AFTER a triumphant decade, is British Prime Minister Margaret Thatcher entering the twilight of her premiership? The question - unthinkable a few months ago - is being openly asked in Britain. Last spring, as she celebrated 10 years in office, the Conservative leader looked forward confidently to reelection in or before October 1992, the latest time she can go to the country. There seemed little to keep Mrs. Thatcher from, in her words, going ``on and on'' - especially as the Labour Party still seemed out of step with the British electorate.
Since then, however, Thatcher has hit one political snag after another. In June's European Parliament elections, the Tory slate did poorly. Then the prime minister shook up her Cabinet, moving the foreign secretary, Sir Geoffrey Howe, to the lightweight post of deputy prime minister and replacing him with an able but inexperienced loyalist, John Major.
At the same time, public discontent was growing over such Thatcher policies as the introduction of a new poll (head) tax, the proposed privatization of water companies, and proposed changes in the national health service. Also, many of her countrymen don't share Thatcher's skepticism about greater European unity. Most important, Britain's dramatic economic surge has stalled. Today Britain has the highest interest and inflation rates among the industrialized nations.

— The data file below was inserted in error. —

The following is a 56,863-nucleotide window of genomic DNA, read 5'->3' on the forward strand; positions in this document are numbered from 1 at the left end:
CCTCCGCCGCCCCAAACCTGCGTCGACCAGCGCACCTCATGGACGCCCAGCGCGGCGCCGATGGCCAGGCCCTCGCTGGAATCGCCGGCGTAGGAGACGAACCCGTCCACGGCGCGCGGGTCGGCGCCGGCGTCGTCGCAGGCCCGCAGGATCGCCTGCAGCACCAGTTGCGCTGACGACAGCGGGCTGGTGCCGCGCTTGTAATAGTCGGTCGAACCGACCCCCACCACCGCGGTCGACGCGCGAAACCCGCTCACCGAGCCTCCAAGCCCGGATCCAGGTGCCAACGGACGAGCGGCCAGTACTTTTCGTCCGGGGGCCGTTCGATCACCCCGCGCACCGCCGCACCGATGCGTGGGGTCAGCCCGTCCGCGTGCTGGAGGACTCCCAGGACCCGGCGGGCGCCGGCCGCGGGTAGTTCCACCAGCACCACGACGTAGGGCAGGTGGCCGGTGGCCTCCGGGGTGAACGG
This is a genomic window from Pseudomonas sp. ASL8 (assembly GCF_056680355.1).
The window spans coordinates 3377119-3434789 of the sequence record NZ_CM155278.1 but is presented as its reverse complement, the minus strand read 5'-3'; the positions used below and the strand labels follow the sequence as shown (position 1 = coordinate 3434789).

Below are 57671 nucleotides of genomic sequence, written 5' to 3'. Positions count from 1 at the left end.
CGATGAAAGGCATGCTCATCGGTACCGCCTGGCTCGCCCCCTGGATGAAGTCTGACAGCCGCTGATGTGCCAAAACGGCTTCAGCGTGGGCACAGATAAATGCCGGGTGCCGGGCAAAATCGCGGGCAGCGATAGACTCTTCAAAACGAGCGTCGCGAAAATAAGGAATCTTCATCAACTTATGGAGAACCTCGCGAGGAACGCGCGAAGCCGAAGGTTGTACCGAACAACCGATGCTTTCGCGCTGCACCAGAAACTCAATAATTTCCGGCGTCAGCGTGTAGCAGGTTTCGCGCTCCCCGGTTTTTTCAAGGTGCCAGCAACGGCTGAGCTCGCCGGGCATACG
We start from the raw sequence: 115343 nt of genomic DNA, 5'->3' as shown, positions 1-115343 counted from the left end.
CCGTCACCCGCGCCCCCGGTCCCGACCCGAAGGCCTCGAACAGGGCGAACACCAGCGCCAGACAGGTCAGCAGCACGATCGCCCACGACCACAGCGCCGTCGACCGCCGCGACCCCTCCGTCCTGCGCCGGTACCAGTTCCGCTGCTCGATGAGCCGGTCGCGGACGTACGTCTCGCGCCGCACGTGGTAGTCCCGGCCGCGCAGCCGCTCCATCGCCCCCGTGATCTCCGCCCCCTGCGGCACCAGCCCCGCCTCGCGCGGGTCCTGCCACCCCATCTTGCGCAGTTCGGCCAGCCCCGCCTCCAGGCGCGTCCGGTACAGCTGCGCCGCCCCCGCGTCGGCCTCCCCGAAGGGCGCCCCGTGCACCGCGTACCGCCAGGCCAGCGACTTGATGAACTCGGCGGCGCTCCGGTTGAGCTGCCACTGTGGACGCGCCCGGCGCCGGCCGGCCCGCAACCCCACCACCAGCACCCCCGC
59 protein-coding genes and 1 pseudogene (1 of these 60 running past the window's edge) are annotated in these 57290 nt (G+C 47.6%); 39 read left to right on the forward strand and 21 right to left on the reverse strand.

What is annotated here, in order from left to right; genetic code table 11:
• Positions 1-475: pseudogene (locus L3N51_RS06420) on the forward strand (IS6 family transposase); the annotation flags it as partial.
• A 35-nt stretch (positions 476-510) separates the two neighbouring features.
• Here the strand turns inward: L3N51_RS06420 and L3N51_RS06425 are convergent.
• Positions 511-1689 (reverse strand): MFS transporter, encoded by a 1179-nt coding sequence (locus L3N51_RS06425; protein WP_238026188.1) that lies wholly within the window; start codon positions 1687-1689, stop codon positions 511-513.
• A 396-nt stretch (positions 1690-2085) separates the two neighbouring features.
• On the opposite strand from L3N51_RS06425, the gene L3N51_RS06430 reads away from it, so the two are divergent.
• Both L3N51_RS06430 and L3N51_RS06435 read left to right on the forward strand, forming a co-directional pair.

Disputes over the economy and, especially, British membership in Europe's exchange-rate mechanism - whereby the pound would be linked to other Eurocurrencies - precipitated the resignation last week of Chancellor of the Exchequer Nigel Lawson. Another hasty Cabinet shuffle ensued.
Meanwhile, Labour Party leader Neil Kinnock has adeptly moved his party toward the center on economic and defense policy. For the first time since the '70s, Labour is widely regarded as competent to govern Britain, and it holds a 10-point lead over the Tories in recent opinion polls. Thatcher's personal poll ratings are dismally low.
Midterm polls are unreliable. Still, the numbers alarm Conservative backbenchers. It's too early to count Thatcher out, especially if she can jump-start the economy again. But with her place in British history secure, retirement may start to look appealing to the embattled prime minister. A key to watch: whether possible successors - including Mr. Howe, Mr. Major, and maverick former minister Michael Heseltine - are emboldened to start maneuvering openly for the Tory leadership.